The Cuban-American pop star spoke on the latest Time to Walk episode on Apple Fitness+ about predicting the success of Miami Sound Machine and her 1990 bus accident
Gloria Estefan might have some special powers.
In her new Time to Walk episode for Apple Fitness+, the Latin pop singer revealed that she has "a psychic ability."
"You know, throughout my life, I got these flashes. I would just have this certainty about something, that some people might call a psychic ability. And I kept getting this recurring feeling that we're going to be famous all over the world," she says of Miami Sound Machine's success.
At that time, she says, they were "a little gig band."
"One night, I ventured to tell Emilio [Estefan] and he's going, 'Really?' I go, 'I don't know how, I don't know when, but I'm just certain. In fact, I think we're going to be famous outside the U.S. before we ever are famous here.' One day, we're rehearsing in our garage and all of a sudden, 'Dr. Beat' comes on the radio and we go, 'What?' We’re jumping up and down like fools going, 'How did this happen?'" Estefan, 66, recalls.
Estefan continues, "We found out that somehow the song had been exported to Europe through the record pools. It was No. 1 in Holland, top 10 in England, and it had come backwards, and the radio station in Miami had then played it because it was at the top of the charts in Europe.”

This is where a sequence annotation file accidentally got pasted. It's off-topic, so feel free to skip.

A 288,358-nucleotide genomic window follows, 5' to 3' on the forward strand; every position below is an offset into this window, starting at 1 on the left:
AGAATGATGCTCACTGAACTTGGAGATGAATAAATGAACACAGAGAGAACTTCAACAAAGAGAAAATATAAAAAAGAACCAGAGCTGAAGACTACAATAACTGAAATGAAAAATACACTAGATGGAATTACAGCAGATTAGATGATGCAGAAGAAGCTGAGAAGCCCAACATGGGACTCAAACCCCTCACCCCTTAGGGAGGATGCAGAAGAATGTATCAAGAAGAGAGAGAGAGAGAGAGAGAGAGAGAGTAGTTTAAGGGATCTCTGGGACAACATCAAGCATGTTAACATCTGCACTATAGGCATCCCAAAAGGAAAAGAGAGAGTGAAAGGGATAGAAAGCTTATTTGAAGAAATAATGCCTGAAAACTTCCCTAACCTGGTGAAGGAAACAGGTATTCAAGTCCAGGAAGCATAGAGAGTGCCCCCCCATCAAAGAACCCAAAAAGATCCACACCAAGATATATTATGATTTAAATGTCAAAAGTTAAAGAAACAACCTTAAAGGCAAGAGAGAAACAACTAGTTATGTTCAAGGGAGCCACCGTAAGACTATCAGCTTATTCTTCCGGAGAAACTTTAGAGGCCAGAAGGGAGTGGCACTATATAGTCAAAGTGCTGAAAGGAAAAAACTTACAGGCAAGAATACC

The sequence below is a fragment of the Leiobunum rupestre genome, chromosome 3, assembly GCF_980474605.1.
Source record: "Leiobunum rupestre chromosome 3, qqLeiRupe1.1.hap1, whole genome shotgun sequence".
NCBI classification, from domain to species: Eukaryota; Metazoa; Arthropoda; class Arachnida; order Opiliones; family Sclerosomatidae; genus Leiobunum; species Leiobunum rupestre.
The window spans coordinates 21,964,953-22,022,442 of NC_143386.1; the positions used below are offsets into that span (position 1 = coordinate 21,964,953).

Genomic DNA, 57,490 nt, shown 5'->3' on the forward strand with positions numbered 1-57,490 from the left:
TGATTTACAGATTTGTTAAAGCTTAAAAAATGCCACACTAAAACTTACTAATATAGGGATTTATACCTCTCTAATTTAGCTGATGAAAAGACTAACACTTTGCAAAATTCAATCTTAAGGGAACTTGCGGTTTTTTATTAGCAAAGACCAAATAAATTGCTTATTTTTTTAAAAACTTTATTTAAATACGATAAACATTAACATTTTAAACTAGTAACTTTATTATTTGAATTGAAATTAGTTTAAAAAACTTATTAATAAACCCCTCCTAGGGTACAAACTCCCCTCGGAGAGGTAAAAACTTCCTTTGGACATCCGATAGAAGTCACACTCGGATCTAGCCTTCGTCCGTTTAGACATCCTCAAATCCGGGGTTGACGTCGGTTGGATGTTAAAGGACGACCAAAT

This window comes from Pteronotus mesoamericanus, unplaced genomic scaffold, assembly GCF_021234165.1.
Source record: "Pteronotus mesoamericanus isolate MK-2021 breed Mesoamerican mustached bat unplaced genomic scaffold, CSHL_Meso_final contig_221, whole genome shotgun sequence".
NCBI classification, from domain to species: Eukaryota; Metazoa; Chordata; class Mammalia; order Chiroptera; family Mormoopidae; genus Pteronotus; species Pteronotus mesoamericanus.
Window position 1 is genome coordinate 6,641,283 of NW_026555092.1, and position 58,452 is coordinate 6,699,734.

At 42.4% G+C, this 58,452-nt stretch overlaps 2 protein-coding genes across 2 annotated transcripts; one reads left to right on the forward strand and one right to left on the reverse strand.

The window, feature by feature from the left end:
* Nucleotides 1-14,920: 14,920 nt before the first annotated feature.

Elsewhere in the conversation, Estefan also touched on her and Emilio's determination to keep their Latin sound.
“When we were already working on the song 'Conga,' we had to convince a record company to let us record in English. We had the material. We knew we could do it, so we're pitching our idea and the execs that were there at the time, they're going, 'You can't compete on a worldwide level. This is a one-shot deal with 'Dr. Beat.' It was a phenomenon but, if you really want to cross over, you got to get rid of the percussion. You got to get rid of the horns. You got to change your name.' And Emilio and I are looking at him going, 'Really? That's who we are,'" she says.
Estefan adds, "So, if that's who we are, that's who we want to be a success as, not water down our culture or our sound or our music just to try to be someone else.' I go, 'If I do that, and we're a success, I'm not going to be happy the rest of my life. We know this going to work.'"
The "Rhythm Is Gonna Get You" singer's instincts were right.
"'Conga' was the song that came through nationally for us in the States and, sure enough, it became one of our biggest-selling albums in history. We became a huge hit and put Miami, musically, on the map all over the world because our name was Miami Sound Machine," she explains.
The singer-songwriter also reflected on how she gave herself just 10 days to grieve following her 1990 bus accident where she was "totally dependent" and "could not sit up, lay down, wash my face, brush my teeth by myself."
"I would cry several times a day, and then 10 days after, I said, 'OK, you need to get with the program.' And that's what I did. I spent the next months just trying to get back my mobility and my independence," she says.
Listen to the full episode here.
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